Research limitations/implications

This study contributes to shopping motivation research by comparing motives of online and in-store shoppers for hedonic and utilitarian products.

Practical implications

Retailers need to enhance online trust and strengthen in-store customer service for hedonic products. They should also work on the online delivery capabilities and in-store personalized services for utilitarian purchases.

Originality/value

Prior research on deconstructing channel choice motivations based on product type is sparse. This paper uses hierarchy of means-end elements to illustrate attributes and consequences that drive consumer motives and values.

Details

Journal of Research in Interactive Marketing, vol. 12 no. 2
Type: Research Article
ISSN: 2040-7122

Keywords

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Article
Publication date: 24 May 2013

Sung‐Joon Yoon

This paper aims to verify the hypothetical relationships between antecedent and consequence variables of consumer's shopping experiences based on an experiential typology…

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5026

Abstract

Purpose

This paper aims to verify the hypothetical relationships between antecedent and consequence variables of consumer's shopping experiences based on an experiential typology advocated by Schmitt.

Design/methodology/approach

First, the study takes a holistic view of shopping experiences by adopting three experiential components (sensory, affective, and rational) with a view to uncovering the roles of antecedent (shopping motives) and consequence (impulse buying) of shopping experiences. Specifically, the study seeks to affirm the effects of shopping motives on shopping experiences for three types of retail store (department store, discount store, and internet store) and two product types (perfume and detergent). Second, the study confirms whether store type and product type influence the kind of experience preferred by shoppers and verifies whether types of product and store moderate the relationship between shopping motives and shopping experiences. Thirdly, the study investigates the effects of shopping experiences on impulse buying, with special attention given to the role of store atmospherics.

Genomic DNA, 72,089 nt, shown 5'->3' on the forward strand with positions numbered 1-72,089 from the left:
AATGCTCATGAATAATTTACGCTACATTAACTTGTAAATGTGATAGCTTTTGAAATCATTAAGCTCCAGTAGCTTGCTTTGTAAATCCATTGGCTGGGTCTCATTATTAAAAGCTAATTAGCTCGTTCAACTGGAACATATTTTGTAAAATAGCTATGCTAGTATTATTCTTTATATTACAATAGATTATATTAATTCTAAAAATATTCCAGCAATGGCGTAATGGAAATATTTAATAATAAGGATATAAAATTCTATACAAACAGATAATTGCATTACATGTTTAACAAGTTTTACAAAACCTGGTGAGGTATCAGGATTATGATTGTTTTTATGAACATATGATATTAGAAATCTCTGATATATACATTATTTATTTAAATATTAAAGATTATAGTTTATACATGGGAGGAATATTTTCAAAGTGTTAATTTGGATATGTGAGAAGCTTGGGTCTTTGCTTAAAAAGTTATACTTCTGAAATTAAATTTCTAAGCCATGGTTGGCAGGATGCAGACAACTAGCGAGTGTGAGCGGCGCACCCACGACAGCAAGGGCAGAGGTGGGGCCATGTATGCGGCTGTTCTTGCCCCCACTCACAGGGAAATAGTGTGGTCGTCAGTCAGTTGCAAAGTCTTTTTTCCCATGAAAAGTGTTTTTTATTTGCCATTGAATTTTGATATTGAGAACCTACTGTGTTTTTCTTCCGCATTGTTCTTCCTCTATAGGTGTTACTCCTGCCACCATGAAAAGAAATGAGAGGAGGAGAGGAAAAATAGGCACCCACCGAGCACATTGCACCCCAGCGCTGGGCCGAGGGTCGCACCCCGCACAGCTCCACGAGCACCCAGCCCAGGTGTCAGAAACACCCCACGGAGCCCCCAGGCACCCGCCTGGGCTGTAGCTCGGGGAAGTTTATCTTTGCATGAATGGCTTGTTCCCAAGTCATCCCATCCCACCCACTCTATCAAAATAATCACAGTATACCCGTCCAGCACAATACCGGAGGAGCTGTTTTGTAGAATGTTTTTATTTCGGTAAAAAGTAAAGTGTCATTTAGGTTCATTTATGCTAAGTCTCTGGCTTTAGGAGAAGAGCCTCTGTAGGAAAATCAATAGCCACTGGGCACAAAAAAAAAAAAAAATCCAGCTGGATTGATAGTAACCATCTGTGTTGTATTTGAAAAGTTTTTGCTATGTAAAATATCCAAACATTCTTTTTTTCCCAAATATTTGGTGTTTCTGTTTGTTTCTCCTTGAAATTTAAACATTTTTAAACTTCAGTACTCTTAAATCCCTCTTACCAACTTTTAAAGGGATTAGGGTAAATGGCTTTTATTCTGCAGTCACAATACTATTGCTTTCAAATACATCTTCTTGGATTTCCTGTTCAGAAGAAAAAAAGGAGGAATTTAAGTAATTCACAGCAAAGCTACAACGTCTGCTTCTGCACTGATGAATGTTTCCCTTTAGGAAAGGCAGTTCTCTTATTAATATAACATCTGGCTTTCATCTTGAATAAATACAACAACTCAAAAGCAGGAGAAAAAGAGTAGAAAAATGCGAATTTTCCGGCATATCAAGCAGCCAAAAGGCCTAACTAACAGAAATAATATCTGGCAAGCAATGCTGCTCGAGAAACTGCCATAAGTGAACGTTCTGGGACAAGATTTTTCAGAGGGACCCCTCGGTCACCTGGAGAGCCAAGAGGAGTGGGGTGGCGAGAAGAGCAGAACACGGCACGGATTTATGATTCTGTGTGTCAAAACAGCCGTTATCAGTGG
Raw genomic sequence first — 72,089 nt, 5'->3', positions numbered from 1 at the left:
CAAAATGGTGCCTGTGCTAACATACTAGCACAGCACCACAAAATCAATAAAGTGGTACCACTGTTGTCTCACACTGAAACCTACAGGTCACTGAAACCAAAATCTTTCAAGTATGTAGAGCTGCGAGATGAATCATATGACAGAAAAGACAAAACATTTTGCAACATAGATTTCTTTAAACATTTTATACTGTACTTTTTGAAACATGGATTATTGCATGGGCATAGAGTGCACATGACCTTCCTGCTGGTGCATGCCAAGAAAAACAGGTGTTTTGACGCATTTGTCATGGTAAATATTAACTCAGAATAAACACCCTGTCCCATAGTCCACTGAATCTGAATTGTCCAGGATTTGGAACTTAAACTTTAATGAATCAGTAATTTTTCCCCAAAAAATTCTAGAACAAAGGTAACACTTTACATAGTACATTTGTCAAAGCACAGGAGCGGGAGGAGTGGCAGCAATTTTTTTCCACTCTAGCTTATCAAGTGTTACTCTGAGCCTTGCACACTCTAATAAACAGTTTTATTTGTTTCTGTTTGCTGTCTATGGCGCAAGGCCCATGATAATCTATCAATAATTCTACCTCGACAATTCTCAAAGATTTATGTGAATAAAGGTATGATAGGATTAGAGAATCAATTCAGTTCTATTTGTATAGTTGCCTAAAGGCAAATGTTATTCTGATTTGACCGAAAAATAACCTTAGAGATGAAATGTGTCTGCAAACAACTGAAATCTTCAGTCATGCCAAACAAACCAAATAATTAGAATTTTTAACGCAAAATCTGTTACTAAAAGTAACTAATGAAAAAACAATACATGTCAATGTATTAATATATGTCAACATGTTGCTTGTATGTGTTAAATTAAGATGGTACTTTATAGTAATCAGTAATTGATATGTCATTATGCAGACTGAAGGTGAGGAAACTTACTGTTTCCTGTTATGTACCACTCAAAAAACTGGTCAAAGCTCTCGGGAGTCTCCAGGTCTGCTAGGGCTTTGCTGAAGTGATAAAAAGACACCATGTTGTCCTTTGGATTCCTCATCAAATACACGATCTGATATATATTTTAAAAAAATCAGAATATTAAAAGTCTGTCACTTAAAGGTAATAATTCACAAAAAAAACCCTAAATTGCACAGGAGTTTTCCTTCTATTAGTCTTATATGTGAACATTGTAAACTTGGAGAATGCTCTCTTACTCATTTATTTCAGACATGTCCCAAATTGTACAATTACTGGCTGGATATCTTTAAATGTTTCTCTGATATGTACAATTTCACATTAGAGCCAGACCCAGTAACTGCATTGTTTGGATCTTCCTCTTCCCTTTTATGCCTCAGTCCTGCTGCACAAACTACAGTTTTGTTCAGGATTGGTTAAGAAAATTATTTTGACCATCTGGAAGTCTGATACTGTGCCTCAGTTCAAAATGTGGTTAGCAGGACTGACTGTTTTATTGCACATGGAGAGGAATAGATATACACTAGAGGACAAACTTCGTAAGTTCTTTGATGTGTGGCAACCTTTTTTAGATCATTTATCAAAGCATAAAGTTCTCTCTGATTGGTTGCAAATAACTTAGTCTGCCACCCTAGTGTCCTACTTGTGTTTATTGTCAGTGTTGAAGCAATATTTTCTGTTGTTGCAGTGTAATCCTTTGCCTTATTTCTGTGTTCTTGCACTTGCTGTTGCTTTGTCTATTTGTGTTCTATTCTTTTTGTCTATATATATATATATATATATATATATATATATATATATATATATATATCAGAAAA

Findings

The study found that shopping motives had significant effects on shopping experiences. Product‐based shopping motive exerted greater significant influence on shopping experiences than experience‐based motive. The result showed that product type (detergent) was a significant moderator between experience‐based shopping motive and sensory experience. And, both department store and discount store were found to significantly moderate between experience‐based motive and affective experience. It also found that affective shopping experience boosted impulse buying and rational experience decreased it significantly at department store. However, no consistent pattern of influence was detected for the effects of atmospherics on impulse buying when examined by store type.

Originality/value

The study results will offer important retailing implications which accommodate customers' experiential needs that are not only consumer‐centric, but also context specific. The study reflects the growing recognition of the role of sensory stimuli, as they were found to influence advertisement and brand effectiveness. Also, antecedents of experiential shopping in relation to its impact on impulse buying have not been fully explored in the past.

Details

European Journal of Marketing, vol. 47 no. 5/6
Type: Research Article
ISSN: 0309-0566

Keywords